Hey there! Sign in to join this conversationNew here? Join for free

Interpreting coefficents in a regression Watch

Announcements
    • Thread Starter
    Offline

    2
    ReputationRep:
    Say i have a regression:

    ln(wage) = 1.902+0.042exper−0.0008(exper) ^2 −0.266fem

    how do i find out how an additional year of experience affects the hourly wage of an individual in this model?
    Offline

    13
    ReputationRep:
    (Original post by Sun_Bear)
    Say i have a regression:

    ln(wage) = 1.902+0.042exper−0.0008(exper) ^2 −0.266fem

    how do i find out how an additional year of experience affects the hourly wage of an individual in this model?
    The general procedure here is to fix values of all the non-varying covariates (in this case the constant and the value of "fem" ) and then calculate (a) the predicted value of ln(wage) for the first value of experience and then (b) the predicted value of ln(wage) for the second value of experience.

    Here, if "exper" is measured in years, you just need to plug in exper+1 to the formula.

    Notice that here, as there is a quadratic term in "exper", the change in ln(wage) for one unit change in "exper" depends on the initial value of "exper" - so, changing from 10 to 11 years of experience would not give you the same as changing from 1 to 2 years.
    • Thread Starter
    Offline

    2
    ReputationRep:
    (Original post by Gregorius)
    The general procedure here is to fix values of all the non-varying covariates (in this case the constant and the value of "fem" ) and then calculate (a) the predicted value of ln(wage) for the first value of experience and then (b) the predicted value of ln(wage) for the second value of experience.

    Here, if "exper" is measured in years, you just need to plug in exper+1 to the formula.

    Notice that here, as there is a quadratic term in "exper", the change in ln(wage) for one unit change in "exper" depends on the initial value of "exper" - so, changing from 10 to 11 years of experience would not give you the same as changing from 1 to 2 years.
    Yeah, i know that to get to the solution is to differentiate the regression with respect to exper.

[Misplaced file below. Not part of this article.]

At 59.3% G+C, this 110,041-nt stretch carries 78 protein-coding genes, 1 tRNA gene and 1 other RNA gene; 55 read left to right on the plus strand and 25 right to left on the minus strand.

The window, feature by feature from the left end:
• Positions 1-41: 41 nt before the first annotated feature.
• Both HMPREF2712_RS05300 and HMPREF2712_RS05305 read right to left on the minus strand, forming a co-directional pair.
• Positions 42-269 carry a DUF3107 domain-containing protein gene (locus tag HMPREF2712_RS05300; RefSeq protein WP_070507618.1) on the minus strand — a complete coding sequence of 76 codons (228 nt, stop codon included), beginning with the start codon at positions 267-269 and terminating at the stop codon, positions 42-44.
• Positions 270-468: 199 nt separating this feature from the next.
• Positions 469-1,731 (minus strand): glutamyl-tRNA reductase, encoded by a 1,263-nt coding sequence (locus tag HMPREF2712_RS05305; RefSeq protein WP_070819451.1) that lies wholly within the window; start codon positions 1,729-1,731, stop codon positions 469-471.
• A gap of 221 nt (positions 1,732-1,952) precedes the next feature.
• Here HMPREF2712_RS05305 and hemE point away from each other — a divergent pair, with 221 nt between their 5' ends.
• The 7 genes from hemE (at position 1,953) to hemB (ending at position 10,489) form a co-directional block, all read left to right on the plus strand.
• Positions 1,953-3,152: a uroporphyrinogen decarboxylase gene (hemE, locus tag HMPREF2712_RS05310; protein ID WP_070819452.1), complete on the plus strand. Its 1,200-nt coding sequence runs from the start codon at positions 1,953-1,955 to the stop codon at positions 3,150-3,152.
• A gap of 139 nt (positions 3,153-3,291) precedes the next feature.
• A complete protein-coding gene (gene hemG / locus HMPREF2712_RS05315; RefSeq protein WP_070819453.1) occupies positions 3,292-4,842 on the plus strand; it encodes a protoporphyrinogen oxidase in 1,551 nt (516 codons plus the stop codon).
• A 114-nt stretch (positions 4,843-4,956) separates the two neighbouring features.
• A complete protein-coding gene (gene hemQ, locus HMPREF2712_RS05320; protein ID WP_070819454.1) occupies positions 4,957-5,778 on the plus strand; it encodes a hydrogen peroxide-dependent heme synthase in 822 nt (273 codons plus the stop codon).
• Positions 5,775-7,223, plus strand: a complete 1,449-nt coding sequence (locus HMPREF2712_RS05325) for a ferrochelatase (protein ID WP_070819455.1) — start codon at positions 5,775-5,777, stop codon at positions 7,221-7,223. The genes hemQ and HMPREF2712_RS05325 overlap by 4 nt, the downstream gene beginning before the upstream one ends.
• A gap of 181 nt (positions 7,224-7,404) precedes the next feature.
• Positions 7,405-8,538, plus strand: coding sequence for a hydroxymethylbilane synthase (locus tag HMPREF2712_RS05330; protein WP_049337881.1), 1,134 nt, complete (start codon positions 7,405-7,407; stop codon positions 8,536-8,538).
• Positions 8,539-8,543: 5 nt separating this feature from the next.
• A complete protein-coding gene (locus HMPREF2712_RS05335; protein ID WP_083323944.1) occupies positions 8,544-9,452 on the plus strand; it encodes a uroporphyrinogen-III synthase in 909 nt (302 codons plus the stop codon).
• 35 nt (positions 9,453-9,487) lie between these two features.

this should give you: (1/wage) dwage= (0.042-0.0016exper) dexper

    so dwage/dexper = (0.042-0.0016exper) wage

    This is part of the way on how to solve it but teacher didn't tell us from there other than just solve for exper.
 
 
 
  • See more of what you like on The Student Room

    You can personalise what you see on TSR. Tell us a little about yourself to get started.

  • Poll
    How are your GCSEs going so far?
    Useful resources

    Make your revision easier

    Maths

    Maths Forum posting guidelines

    Not sure where to post? Read the updated guidelines here

    Equations

    How to use LaTex

    Writing equations the easy way

    Student revising

    Study habits of A* students

    Top tips from students who have already aced their exams

    Study Planner

    Create your own Study Planner

    Never miss a deadline again

    Polling station sign

    Thinking about a maths degree?

    Chat with other maths applicants

    Can you help? Study help unanswered threads

    Groups associated with this forum:

    View associated groups
  • See more of what you like on The Student Room

    You can personalise what you see on TSR. Tell us a little about yourself to get started.

  • The Student Room, Get Revising and Marked by Teachers are trading names of The Student Room Group Ltd.

    Register Number: 04666380 (England and Wales), VAT No. 806 8067 22 Registered Office: International House, Queens Road, Brighton, BN1 3XE

    Quick reply
    Reputation gems: You get these gems as you gain rep from other members for making good contributions and giving helpful advice.